We love reading the Post's theater-gossip columnist Michael Riedel for many reasons. He's one of the few entertainment writers who just puts into print the stuff everyone is talking about — because he has the benefit of being a high-culture writer working for a low-culture tabloid, and because he takes advantage of the proud Broadway tradition of talking shit behind the backs of your co-workers. He's pretty much always right. And he loves carrying on vendettas, which certainly makes for a richer reading experience for gossip-hungry theater fans.
Riedel's got a new target. Just as he did a few years ago when he decided that Bernadette Peters was miscast as Mama Rose in the most recent Gypsy revival — and hammered her over and over and over in print until the show was widely viewed as a failure despite its other acclaim — so has Riedel seemingly declared war on the upcoming revival of The Country Girl.
Last week Riedel reported that a six-page scene had been cut from Clifford Odets's original script by director Mike Nichols and adapter Jon Robin Baitz. Riedel also claimed that star Morgan Freeman couldn't learn his lines, and that Nichols spent most of his time telling showbiz anecdotes while his show fell down around him.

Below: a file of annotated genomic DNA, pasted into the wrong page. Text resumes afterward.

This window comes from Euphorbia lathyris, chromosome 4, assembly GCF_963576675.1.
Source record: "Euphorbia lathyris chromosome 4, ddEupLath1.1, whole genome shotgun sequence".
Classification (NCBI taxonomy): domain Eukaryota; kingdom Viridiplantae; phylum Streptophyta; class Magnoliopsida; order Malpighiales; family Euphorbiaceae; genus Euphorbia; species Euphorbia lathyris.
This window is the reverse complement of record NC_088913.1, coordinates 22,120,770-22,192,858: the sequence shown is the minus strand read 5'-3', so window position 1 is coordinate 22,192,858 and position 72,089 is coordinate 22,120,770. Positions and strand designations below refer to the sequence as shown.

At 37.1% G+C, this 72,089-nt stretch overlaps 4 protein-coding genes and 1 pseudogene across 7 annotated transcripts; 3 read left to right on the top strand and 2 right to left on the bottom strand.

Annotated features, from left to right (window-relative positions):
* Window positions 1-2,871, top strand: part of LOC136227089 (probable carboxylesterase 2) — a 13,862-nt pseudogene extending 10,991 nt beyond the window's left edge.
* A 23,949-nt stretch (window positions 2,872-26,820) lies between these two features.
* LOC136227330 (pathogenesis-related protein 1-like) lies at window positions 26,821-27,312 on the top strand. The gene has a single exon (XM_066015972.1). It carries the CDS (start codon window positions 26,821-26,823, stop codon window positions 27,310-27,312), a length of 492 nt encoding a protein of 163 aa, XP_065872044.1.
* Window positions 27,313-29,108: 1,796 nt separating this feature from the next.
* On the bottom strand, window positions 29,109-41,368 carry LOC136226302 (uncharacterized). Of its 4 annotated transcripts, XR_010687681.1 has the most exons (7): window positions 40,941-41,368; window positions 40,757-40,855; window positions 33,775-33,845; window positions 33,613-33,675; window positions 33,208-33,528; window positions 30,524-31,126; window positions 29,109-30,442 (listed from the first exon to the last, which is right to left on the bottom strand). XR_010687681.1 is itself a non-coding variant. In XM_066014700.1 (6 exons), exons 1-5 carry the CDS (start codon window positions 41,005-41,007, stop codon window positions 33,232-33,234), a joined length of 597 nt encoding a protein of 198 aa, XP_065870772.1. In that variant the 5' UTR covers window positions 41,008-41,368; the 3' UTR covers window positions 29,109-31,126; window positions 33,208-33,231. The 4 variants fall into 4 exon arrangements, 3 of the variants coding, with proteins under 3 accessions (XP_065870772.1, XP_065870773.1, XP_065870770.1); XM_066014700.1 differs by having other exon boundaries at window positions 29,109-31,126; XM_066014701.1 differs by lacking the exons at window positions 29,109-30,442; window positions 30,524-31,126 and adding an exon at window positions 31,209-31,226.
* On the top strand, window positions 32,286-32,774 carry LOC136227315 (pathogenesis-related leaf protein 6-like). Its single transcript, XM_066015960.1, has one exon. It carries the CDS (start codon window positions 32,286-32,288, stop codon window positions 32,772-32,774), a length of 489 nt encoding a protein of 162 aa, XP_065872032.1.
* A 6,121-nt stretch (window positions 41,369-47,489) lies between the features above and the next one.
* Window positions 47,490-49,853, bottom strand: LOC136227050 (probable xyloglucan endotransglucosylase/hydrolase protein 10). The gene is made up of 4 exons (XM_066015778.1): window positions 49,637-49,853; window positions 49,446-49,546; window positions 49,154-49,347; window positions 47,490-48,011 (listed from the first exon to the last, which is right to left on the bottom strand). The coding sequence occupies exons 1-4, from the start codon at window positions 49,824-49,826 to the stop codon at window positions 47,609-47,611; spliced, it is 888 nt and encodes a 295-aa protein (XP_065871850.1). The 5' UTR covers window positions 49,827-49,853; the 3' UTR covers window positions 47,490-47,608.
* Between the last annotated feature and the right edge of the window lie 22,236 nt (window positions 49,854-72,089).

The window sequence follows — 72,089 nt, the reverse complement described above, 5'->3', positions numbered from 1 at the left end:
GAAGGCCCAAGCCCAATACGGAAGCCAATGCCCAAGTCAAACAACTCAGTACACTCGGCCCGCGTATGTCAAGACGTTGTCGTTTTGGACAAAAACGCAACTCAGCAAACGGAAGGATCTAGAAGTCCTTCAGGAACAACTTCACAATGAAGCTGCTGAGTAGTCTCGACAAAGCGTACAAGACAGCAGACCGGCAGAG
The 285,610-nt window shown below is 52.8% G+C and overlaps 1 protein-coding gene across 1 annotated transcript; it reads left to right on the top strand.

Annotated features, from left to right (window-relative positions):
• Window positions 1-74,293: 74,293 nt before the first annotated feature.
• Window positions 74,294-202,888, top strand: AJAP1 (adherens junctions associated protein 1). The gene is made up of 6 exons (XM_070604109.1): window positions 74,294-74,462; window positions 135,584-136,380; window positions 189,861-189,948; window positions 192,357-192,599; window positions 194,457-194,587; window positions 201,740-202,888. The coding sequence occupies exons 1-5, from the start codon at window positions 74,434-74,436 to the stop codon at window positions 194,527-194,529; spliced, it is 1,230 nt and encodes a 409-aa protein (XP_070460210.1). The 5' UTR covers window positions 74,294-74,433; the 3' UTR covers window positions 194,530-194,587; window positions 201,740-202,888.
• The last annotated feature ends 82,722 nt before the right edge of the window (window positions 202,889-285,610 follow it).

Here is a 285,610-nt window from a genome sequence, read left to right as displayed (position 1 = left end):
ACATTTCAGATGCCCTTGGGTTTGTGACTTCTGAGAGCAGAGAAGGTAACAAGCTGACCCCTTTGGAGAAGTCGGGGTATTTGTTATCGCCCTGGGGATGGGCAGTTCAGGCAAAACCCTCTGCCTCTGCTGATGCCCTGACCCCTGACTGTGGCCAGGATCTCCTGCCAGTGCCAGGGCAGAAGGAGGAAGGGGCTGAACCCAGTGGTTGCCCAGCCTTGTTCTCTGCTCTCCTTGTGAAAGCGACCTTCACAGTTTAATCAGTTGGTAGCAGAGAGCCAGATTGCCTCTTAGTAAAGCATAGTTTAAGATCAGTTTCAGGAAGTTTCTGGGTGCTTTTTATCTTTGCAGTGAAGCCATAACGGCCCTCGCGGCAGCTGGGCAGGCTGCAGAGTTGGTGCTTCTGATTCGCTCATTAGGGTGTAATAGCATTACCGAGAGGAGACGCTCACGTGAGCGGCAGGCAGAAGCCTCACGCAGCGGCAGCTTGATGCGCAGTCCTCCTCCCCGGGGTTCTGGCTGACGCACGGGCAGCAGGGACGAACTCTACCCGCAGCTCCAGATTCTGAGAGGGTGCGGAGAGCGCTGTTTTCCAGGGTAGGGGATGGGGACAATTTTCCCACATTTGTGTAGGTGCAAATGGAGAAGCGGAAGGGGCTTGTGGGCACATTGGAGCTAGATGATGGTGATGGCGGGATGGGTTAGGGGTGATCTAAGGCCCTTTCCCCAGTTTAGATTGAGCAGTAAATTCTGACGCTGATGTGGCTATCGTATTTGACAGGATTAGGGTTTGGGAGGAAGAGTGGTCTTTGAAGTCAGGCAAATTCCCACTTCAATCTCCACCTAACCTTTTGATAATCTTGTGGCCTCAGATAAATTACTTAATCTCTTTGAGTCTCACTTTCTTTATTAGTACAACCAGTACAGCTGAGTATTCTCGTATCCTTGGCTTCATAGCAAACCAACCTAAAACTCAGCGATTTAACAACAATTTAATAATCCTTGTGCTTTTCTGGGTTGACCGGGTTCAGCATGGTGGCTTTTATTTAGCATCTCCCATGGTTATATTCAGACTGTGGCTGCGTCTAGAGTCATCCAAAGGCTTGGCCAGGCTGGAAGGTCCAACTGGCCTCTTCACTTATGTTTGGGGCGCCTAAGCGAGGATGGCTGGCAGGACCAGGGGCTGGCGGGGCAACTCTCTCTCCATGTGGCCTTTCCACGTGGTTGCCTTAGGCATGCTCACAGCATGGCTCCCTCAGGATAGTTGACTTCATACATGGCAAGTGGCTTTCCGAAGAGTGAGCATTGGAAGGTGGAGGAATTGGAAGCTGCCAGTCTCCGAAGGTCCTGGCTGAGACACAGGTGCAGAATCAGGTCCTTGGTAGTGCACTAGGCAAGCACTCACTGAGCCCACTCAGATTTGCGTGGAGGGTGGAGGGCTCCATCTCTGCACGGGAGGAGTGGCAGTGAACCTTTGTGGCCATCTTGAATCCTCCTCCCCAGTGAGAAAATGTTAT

This week Riedel's back on the warpath, modestly pointing out that the producers, "stung, no doubt, by The Post's startling report," were reinstating the scene. But have no fear, Riedel's still all over The Country Girl: Freeman still can't learn his lines, producer Bill Haber is overspending, the box office is bad, and Nichols is yukking it up with Matthew Broderick at Bar Centrale and giving his underrehearsed cast days off. Reportedly!
And this is what's so great about Riedel: He's totally willing to roll up his sleeves and dive headfirst into a story. There will be more columns about The Country Girl's problems, fed by more and better leaks from inside the production. In the end, Riedel is totally covered. Either the show is a hit — because Michael Riedel saved it. Or the show is a flop — just as Michael Riedel predicted. The man's a genius.